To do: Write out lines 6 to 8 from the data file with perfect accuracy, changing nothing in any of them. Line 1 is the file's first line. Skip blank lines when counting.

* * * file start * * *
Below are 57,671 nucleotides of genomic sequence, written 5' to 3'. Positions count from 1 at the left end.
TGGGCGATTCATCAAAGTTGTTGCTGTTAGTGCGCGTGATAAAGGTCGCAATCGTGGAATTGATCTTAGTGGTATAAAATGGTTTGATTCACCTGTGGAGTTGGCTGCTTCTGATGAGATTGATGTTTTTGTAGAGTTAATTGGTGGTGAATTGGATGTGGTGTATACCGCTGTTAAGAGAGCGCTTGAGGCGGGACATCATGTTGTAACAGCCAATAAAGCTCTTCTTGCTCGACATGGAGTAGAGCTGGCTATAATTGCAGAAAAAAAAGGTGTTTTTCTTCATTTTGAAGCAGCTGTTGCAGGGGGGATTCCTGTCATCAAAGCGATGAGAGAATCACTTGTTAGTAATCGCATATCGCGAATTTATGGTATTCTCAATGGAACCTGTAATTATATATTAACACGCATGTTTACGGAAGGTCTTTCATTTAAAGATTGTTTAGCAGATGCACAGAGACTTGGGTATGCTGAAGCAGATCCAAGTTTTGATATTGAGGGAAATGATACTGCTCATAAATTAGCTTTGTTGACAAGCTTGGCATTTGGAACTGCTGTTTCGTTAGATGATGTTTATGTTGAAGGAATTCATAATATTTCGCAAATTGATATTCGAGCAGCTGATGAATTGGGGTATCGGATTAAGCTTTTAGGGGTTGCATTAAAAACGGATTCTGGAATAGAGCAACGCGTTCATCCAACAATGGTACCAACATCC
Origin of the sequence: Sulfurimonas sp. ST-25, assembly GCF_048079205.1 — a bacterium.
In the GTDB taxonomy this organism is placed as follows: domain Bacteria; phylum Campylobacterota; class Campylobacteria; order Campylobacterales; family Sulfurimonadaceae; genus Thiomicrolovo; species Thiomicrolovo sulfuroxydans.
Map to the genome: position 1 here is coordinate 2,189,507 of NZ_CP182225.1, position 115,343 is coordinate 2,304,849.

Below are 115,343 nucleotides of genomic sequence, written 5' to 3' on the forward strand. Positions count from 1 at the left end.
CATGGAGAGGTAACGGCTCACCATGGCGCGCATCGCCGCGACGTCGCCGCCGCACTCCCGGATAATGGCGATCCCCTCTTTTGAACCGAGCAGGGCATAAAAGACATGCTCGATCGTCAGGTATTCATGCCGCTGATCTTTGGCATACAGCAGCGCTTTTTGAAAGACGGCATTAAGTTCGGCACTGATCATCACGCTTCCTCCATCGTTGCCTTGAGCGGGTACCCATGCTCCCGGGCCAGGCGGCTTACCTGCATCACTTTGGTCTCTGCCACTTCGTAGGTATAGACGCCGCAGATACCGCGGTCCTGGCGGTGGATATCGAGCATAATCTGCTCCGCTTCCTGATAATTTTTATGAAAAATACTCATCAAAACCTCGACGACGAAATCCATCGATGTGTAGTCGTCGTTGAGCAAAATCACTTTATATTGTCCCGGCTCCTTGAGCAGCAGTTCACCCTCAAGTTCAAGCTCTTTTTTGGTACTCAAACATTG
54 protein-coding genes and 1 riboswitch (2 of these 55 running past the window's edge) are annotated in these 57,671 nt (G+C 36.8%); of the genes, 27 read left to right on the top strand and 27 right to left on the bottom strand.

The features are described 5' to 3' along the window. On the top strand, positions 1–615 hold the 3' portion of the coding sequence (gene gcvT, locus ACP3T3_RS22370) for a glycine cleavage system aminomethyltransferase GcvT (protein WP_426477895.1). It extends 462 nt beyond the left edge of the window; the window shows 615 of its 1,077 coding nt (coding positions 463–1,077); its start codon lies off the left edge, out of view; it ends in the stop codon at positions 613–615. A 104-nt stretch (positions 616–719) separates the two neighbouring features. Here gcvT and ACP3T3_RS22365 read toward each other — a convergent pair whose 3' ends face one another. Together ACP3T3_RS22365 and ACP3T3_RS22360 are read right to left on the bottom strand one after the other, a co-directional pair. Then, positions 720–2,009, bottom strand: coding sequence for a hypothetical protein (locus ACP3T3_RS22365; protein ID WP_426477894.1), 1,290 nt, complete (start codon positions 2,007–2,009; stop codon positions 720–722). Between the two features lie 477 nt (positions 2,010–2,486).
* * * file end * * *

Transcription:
Below are 115,343 nucleotides of genomic sequence, written 5' to 3' on the forward strand. Positions count from 1 at the left end.
CATGGAGAGGTAACGGCTCACCATGGCGCGCATCGCCGCGACGTCGCCGCCGCACTCCCGGATAATGGCGATCCCCTCTTTTGAACCGAGCAGGGCATAAAAGACATGCTCGATCGTCAGGTATTCATGCCGCTGATCTTTGGCATACAGCAGCGCTTTTTGAAAGACGGCATTAAGTTCGGCACTGATCATCACGCTTCCTCCATCGTTGCCTTGAGCGGGTACCCATGCTCCCGGGCCAGGCGGCTTACCTGCATCACTTTGGTCTCTGCCACTTCGTAGGTATAGACGCCGCAGATACCGCGGTCCTGGCGGTGGATATCGAGCATAATCTGCTCCGCTTCCTGATAATTTTTATGAAAAATACTCATCAAAACCTCGACGACGAAATCCATCGATGTGTAGTCGTCGTTGAGCAAAATCACTTTATATTGTCCCGGCTCCTTGAGCAGCAGTTCACCCTCAAGTTCAAGCTCTTTTTTGGTACTCAAACATTG
54 protein-coding genes and 1 riboswitch (2 of these 55 running past the window's edge) are annotated in these 57,671 nt (G+C 36.8%); of the genes, 27 read left to right on the top strand and 27 right to left on the bottom strand.